‘Wrenching, Harrowing’ New Film Tackles US Border Immigration Issues
“The narrative and characters in ‘Icebox’ are inspired by so many personal stories that were told to me through years of research and outreach,” – director Daniel Sawka.
“Icebox” is a timely new film about one Honduran boy’s quest for asylum in the United States and the conditions he faces after the U.S. Border Patrol apprehends him.
Acquired by HBO, the new project from first-time writer-director Daniel Sawka is one of the first prominent films to tackle the controversial issue that is currently igniting a heated cultural and moral debate in the US.
The Trump administration has imposed new, more restrictive rules about immigrants coming from south of the US border who are fleeing violence, poverty and unemployment. The administration believes the new order will protect the US and its border but is stirring accusations of inhumane treatment of asylum seekers because of the backup at the entry portals, as depicted in the new film.
Originally, “Icebox” was shot as a short for director Daniel Sawka’s American Film Institute thesis in 2016. It would eventually be shortlisted for the 2018 Academy Awards, win the Grand Jury Award at AFI Fest, and be screened at Telluride Film Festival.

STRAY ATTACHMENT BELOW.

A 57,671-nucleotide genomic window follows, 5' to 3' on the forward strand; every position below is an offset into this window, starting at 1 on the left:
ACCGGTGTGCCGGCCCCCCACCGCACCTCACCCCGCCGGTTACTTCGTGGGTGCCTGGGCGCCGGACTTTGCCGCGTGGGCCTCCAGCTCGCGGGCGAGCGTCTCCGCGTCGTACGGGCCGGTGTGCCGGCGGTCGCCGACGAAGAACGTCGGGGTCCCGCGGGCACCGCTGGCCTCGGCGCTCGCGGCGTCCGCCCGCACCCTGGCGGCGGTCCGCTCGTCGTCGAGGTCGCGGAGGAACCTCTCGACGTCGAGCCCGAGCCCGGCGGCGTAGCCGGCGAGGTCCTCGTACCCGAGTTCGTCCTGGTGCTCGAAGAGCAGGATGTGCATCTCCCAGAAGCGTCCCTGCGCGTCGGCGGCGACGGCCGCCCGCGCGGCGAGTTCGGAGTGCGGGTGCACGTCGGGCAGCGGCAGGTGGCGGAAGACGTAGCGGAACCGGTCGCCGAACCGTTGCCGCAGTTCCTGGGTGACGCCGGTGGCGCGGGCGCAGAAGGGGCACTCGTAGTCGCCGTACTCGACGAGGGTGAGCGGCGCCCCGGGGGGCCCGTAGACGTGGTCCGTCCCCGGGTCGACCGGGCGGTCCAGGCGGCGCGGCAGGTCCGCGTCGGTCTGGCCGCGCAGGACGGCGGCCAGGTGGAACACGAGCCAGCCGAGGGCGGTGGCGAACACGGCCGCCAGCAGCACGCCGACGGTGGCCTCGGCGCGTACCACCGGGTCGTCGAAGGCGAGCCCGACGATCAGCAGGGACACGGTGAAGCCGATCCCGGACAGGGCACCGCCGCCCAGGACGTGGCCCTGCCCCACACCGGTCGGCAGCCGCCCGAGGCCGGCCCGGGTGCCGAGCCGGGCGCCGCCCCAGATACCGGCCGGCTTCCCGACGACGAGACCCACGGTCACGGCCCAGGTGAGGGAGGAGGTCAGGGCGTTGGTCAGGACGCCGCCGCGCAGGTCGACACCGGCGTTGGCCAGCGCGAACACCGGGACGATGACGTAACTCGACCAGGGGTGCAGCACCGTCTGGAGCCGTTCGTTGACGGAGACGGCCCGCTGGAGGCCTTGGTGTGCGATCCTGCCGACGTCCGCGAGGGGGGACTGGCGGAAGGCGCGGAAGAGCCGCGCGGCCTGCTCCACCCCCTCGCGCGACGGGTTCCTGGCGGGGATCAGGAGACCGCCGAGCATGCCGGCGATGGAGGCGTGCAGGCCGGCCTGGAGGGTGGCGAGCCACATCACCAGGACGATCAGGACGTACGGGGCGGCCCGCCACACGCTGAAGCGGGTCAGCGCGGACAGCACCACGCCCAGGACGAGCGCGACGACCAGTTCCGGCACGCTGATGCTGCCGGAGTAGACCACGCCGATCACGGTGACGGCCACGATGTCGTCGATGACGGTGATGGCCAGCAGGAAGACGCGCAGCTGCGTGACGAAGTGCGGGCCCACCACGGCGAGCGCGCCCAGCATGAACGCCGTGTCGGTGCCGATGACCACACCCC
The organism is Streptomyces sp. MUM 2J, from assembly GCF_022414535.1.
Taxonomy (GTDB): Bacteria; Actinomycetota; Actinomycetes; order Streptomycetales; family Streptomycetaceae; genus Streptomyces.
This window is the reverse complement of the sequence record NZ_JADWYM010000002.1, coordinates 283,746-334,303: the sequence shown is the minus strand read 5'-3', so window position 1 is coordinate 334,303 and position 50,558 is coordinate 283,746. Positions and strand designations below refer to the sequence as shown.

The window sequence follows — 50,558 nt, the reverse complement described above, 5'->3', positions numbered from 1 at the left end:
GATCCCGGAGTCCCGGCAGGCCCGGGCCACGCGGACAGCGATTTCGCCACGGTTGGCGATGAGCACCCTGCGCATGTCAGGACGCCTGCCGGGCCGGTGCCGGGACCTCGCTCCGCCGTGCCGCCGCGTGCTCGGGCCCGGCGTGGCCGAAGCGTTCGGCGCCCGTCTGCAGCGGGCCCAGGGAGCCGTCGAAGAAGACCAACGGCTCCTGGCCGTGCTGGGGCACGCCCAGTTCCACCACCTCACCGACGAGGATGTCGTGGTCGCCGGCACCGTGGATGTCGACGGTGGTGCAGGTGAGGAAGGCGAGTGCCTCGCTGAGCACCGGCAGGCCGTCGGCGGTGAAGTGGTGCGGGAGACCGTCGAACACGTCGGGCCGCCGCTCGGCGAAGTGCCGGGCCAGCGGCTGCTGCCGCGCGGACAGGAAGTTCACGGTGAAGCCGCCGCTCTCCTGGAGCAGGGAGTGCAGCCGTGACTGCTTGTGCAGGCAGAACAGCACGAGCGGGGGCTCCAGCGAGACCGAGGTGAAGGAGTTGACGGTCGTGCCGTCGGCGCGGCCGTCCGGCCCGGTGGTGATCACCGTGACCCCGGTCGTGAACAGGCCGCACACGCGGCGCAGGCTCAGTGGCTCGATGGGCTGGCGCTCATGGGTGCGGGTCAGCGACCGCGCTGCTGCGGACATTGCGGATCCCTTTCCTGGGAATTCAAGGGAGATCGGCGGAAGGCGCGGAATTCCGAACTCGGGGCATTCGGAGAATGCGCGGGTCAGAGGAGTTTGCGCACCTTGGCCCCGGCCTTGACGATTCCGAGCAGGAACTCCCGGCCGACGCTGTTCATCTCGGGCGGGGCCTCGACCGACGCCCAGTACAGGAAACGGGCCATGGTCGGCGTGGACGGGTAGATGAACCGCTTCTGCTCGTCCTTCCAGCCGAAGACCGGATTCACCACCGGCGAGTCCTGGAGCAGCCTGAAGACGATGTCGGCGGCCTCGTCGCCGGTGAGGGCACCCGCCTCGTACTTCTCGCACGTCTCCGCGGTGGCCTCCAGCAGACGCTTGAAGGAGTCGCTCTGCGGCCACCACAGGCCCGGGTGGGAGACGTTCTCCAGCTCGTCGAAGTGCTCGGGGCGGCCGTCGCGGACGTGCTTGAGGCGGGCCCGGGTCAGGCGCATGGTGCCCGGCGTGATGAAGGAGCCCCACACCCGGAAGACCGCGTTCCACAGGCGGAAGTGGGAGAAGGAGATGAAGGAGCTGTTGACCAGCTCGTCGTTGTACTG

Sawka has now expanded it into a feature with the help of producer James L. Brooks and his Grace Films company. Famed movie composer Hans Zimmer also provided the score for the film.
The movie centers on the plight of a 12-year-old Honduran boy named Oscar (Anthony Gonzalez, from last year’s blockbuster “Coco”). After being forced to work for a drug gang, he must now flee for his life. His parents dispatch him on the journey through Mexico to the US, warning him of the potential dangers along the way. The goal is to reach his uncle (Omar Leyva), who is living and working outside Phoenix, Arizona.
Oscar eventually has to endure his journey on foot across the desert. When he’s apprehended by the Border Patrol, he’s thrown into a large industrial building, or “the icebox,” a processing center for Hispanic migrant children.
Here, other children huddle together to try to find warmth and comfort. The children are also separated by chain-link fences.
Struggling to resolve his new predicament, Oscar seeks help from a reporter (Genesis Rodriguez) who tours the facility.
Filmed on location in New Mexico, the film was shot primarily in Spanish with English subtitles.
“The narrative and characters in ‘Icebox’ are inspired by so many personal stories that were told to me through years of research and outreach—stories that unfortunately have become all too prevalent in today’s world,” said director Daniel Sawka.
“Icebox” premiered Dec. 7 on HBO. It will be available for free online streaming by nonsubscribers here, starting Monday, Dec. 10 and will continue to be available through Jan. 10.